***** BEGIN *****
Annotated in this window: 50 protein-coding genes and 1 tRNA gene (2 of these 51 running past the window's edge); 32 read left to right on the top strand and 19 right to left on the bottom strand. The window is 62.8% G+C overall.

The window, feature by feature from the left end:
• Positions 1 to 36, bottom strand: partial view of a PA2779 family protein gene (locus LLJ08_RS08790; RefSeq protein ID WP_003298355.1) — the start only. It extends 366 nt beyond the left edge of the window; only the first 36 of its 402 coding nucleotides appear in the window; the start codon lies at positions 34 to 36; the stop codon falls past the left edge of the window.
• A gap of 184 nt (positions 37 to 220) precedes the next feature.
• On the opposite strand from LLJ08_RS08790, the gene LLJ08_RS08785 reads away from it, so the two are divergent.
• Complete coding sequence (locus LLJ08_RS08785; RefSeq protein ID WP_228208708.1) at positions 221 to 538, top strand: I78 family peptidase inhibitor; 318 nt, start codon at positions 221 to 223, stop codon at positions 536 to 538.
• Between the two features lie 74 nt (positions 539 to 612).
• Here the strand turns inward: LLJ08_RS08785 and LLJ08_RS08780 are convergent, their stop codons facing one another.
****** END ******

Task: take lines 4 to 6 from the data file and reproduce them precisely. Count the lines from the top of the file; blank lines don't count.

• A gap of 184 nt (positions 37 to 220) precedes the next feature.
• On the opposite strand from LLJ08_RS08790, the gene LLJ08_RS08785 reads away from it, so the two are divergent.
• Complete coding sequence (locus LLJ08_RS08785; RefSeq protein ID WP_228208708.1) at positions 221 to 538, top strand: I78 family peptidase inhibitor; 318 nt, start codon at positions 221 to 223, stop codon at positions 536 to 538.